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Old 04-24-2014, 12:39 PM   #1
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2009 23' International
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Secrets of Lifting Trunnion Bars

I would greatly appreciate any secrets you may have to raising trunnion bars of weight distribution hitches into place. I am still a newbie at this and do all my hitching, etc., solo. I still find the tension trunnion bars a bit intimidating. Perhaps, I'm overlooking the obvious. Should I lift the trailer as high as possible? Coupled or uncoupled to the tow vehicle?

Thanks for any sharing from the "Book of Secrets" of all you Airstreamers!

Susanne and the red kids
2009 23' Ocean Breeze
2008 Yukon XL
Drawtite Hitch 800 lb bars
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Old 04-24-2014, 12:45 PM   #2
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With the TT connected to the TV, the trailer chocked, the TV brake on and the hitch coupler locked, lift the combination with the tongue jack until you can lift and slide them into place. Then lower the combination until the jack is fully retracted. Reverse to remove bars.
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Old 04-24-2014, 12:47 PM   #3
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Quote:
Originally Posted by mcgintyrch View Post
I would greatly appreciate any secrets you may have to raising trunnion bars of weight distribution hitches into place. I am still a newbie at this and do all my hitching, etc., solo. I still find the tension trunnion bars a bit intimidating. Perhaps, I'm overlooking the obvious. Should I lift the trailer as high as possible? Coupled or uncoupled to the tow vehicle?

Thanks for any sharing from the "Book of Secrets" of all you Airstreamers!

Susanne and the red kids
2009 23' Ocean Breeze
2008 Yukon XL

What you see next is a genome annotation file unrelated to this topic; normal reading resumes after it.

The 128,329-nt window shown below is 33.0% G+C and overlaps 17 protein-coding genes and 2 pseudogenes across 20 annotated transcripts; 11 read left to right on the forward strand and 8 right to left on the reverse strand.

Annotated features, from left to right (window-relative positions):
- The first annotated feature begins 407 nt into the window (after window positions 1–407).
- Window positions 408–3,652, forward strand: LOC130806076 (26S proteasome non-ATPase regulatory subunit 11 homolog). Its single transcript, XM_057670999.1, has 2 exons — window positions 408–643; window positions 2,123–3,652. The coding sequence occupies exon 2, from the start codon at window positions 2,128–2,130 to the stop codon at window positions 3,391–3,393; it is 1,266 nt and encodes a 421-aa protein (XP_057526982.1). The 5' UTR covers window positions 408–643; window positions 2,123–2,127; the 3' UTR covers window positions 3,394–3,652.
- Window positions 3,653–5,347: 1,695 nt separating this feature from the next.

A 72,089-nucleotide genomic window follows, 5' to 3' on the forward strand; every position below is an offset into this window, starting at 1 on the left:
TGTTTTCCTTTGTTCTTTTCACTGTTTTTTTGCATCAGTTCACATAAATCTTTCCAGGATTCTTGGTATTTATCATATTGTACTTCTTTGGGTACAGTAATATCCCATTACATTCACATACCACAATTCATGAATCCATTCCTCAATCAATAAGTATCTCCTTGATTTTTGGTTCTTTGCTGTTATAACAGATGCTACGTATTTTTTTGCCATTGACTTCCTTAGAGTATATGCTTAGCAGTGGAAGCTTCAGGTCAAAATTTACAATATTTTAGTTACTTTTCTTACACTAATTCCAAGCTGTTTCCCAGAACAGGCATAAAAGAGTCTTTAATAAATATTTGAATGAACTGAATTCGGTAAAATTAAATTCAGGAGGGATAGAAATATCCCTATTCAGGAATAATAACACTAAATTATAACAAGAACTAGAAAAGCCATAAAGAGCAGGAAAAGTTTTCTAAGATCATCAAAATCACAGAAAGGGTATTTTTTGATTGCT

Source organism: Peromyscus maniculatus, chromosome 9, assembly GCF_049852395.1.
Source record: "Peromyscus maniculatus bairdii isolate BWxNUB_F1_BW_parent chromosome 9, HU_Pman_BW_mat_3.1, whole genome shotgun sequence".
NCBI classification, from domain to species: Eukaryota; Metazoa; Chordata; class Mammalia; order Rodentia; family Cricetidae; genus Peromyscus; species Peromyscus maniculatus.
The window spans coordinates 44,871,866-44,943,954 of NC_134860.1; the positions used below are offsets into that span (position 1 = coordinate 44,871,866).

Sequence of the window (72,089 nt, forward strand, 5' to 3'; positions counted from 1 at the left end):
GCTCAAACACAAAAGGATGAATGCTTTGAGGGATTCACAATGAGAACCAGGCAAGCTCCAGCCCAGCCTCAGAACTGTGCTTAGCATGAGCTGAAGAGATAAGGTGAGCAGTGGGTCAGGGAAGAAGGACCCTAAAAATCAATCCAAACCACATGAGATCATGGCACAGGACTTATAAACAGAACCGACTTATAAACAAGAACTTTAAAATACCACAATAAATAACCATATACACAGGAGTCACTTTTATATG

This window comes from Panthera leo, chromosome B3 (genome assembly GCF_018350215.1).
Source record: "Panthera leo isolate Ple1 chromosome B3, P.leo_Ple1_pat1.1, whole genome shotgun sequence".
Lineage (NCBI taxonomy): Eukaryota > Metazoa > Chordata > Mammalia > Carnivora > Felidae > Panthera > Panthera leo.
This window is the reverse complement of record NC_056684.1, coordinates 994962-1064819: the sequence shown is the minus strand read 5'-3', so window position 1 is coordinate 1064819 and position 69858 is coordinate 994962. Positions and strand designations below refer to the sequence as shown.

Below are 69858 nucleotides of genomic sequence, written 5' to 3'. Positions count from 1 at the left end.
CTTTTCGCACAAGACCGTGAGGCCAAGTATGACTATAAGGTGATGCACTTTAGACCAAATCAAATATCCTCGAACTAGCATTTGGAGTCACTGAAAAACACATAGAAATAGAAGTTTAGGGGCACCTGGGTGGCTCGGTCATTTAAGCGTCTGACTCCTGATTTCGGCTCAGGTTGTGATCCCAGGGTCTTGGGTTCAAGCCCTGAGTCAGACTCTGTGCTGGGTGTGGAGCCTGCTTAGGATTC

Drawtite Hitch 800 lb bars
Susanne.

You lift trunnion bars with your bare hands or gloves if you wish.

Lock the coupler to the ball.

Then with the jack, raise the front of the trailer as high as you can. It helps if there is about a 6 inch block under the jack.

Then simply place the bars into position and lock the lift brackets.

Finally, lower the jack, and your done.

Disconnecting the bars, is the exact opposite operation.

Andy
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Old 04-24-2014, 12:51 PM   #4
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I usually don't have to raise the trailer with the jack but I do take one step at a time. Tighten one side a little then go to the other side till you get the desired preload. If the jack is down you don't get a feel for how much load the bars are taking up and how that affects the degree of sag on your tow vehicle. A good idea is to mark the link that gives you the best load distribution and then you can use the jack to help with the load bars.

Perry
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Old 04-24-2014, 01:07 PM   #5
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I agree with Al. I was told it could be very dangerous to not use the jack because of all the tension on the bars. Thats what the tech told me at JC when they installed a Resse Dual Cam hitch on my trailer. He had stories about getting badly hurt if it springs back on your body, just what I was told, be careful! Marking the link you want is a great idea
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Old 04-24-2014, 01:54 PM   #6
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I had to be towed once, TV and trailer. The tow guy picked up the front of the TV with his rig. Put way too much tension on the spring bars and trailer frame, so I insisted they be removed. He would not let the front back down but said he would take the bars off with the lever bar (Reese hitch). I told him it was dangerous. He went ahead and did it. The lever bar ripped out of his hand and struck his foot, breaking all the bones in the top of it. Well, I had warned him. Idiot.

Yes, dangerous to hitch up without raising the jack.
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Old 04-24-2014, 02:04 PM   #7
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Hi mcgintyrich:

I guess I have been doing it incorrectly for many years. I have always carried an iron pipe about two feet long which gives me leverage to apply or release the tension on the bars. I have felt that it was easier for me to feel how much tension I was putting on the bars.